Tortured Yemeni journalists call for release of colleagues sentenced to death by Houthis
The Houthis arrested ten journalists during raids in Sanaa in 2015, accusing them of "collaborating with the enemy" and other espionage-related charges.
This came soon after the Saudi-led coalition entered the war in Yemen in support of Abdrabbuh Mansur Hadi's pro-Riyadh government.
Those arrested say they were tortured, deprived of food, and left in isolation until tried in a Houthi courtroom last April.
Their families and legal representatives were forbidden from attending the trial.
Although the journalists were all convicted, only four were given the death penalty.
The other six were released under monitoring and with orders to cease their journalism but were able to slip out of the country to Egypt.
They say the Yemeni government must do more to secure the release of Abdel-Khaleq Amran, Akram al-Walidi, Hareth Hamid and Tawfiq al-Mansouri who face execution.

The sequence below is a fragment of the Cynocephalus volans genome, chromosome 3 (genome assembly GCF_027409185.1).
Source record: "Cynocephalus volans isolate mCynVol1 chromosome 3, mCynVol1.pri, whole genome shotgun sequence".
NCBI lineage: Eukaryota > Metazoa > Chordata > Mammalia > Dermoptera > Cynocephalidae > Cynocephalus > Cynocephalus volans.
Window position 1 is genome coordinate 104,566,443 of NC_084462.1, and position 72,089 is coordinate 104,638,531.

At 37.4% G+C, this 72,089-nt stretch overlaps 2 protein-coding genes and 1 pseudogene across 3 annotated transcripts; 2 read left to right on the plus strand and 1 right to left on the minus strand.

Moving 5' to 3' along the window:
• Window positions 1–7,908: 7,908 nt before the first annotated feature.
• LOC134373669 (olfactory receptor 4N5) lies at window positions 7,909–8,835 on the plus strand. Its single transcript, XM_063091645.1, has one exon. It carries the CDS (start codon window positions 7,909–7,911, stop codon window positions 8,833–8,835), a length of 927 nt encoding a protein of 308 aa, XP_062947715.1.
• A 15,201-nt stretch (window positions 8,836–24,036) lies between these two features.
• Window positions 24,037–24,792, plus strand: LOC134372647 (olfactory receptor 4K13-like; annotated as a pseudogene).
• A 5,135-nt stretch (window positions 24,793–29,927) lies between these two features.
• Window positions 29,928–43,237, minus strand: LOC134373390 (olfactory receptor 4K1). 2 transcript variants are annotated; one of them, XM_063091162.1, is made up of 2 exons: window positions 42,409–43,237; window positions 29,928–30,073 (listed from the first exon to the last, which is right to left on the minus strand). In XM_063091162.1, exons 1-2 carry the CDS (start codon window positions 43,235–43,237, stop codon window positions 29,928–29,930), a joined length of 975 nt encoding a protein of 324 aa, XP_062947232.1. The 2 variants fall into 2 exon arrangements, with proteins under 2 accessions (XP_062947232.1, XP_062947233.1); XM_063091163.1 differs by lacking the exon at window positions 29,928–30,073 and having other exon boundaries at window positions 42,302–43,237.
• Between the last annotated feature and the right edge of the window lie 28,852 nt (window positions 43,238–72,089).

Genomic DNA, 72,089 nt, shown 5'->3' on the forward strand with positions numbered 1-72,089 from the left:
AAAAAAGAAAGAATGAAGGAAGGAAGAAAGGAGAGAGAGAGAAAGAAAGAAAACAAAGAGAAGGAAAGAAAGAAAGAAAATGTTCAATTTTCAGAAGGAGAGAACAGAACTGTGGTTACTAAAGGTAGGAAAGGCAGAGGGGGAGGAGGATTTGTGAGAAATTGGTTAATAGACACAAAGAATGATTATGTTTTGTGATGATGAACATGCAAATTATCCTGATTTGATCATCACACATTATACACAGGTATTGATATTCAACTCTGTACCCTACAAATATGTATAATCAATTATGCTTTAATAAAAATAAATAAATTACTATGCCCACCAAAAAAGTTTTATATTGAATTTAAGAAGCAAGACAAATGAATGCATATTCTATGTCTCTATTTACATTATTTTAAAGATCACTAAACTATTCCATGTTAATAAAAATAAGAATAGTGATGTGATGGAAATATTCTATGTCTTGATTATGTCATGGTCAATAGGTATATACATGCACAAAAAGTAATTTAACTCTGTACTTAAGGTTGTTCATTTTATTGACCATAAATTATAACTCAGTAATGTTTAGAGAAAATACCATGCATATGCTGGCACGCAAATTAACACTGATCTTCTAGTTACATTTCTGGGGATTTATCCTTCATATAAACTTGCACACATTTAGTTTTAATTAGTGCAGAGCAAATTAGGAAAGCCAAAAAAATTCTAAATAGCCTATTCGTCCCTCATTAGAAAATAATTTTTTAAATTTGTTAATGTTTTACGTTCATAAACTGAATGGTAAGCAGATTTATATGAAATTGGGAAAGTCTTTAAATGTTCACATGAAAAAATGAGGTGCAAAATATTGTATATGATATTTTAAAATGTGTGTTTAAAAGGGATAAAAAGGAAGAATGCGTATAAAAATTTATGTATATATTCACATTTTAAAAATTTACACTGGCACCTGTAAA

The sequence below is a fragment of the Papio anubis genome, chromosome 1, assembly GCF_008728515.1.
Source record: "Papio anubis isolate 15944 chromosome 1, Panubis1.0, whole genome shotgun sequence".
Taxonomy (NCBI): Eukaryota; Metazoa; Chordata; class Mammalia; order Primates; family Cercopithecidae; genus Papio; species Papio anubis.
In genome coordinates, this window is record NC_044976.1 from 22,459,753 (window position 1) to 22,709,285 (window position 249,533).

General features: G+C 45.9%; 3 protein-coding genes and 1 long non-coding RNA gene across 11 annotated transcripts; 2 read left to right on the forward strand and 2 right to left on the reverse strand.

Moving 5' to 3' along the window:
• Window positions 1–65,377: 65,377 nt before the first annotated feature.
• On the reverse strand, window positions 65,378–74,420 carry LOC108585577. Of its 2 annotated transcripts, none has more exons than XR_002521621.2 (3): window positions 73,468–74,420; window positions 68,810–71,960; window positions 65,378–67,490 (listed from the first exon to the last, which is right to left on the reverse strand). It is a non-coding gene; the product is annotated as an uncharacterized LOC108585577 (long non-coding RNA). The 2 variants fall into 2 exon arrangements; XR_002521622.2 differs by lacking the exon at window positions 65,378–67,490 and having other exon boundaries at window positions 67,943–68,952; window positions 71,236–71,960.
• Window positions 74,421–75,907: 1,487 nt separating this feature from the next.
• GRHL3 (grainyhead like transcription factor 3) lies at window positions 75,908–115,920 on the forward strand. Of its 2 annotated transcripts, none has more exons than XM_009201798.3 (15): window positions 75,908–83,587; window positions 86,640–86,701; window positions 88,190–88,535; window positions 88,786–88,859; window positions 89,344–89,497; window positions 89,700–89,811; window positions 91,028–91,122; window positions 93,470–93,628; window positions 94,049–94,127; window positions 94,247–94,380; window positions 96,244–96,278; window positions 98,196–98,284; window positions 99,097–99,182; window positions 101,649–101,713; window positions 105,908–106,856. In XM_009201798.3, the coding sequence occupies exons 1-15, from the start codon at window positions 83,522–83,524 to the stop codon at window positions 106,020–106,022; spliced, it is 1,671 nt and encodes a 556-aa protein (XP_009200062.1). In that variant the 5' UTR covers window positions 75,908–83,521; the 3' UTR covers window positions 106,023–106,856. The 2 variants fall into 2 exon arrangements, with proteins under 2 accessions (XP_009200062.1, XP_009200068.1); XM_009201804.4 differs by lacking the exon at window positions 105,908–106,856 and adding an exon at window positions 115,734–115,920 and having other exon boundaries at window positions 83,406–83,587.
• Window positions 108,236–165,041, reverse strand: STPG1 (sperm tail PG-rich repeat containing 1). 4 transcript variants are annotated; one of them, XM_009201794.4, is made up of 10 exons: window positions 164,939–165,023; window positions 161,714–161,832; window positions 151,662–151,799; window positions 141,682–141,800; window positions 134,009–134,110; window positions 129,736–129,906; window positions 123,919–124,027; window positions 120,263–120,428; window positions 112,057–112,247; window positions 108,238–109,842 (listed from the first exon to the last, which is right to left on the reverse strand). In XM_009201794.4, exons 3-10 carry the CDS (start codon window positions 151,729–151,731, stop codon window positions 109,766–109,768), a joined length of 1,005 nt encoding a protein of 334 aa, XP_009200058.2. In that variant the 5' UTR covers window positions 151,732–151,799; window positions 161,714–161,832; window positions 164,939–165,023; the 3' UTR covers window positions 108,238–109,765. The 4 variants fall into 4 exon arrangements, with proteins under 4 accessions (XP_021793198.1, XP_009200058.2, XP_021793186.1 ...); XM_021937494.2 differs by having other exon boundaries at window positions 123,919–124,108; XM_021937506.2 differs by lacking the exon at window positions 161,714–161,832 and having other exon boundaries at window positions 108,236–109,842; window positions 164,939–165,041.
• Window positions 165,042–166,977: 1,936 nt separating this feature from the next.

"We would need to write books to describe what we went through and suffered in these detention facilities," the group said in a statement seen by The Guardian.
"And there are still four journalists, who were sentenced to death inside these dark prisons, waiting for fate to intervene to save their lives and bring them back to their children."
Since his imprisonment, Tawfiq’s health has been seriously compromised by diabetes and kidney issues, his brother Abdullah said.
Abdullah added that the Houthis have denied his brother care for these illnesses and have permitted his family to visit him just twice in three years.
The unnamed mother of another detainee lamented that her child "is just a civilian".
She said: "We went everywhere, we talked to everyone but no one really helped us. I'm crying every day, and I can't sleep."
Houthi leader Abdul-Malik Badreddin Al-Houthi once appeared before the ten men admonishing them that journalists are "more dangerous than those fighting on the frontlines".
The Houthis are currently locked in a critical battle with pro-government forces for the city of Marib, where 70 died in one 24-hour period this weekend.
They have also been condemned for their treatment of other detainees.
Just last month, Human Rights Watch said dozens of mostly Ethiopian migrants died in a fire at an immigration holding facility when the Houthis "launched unidentified projectiles" into the area.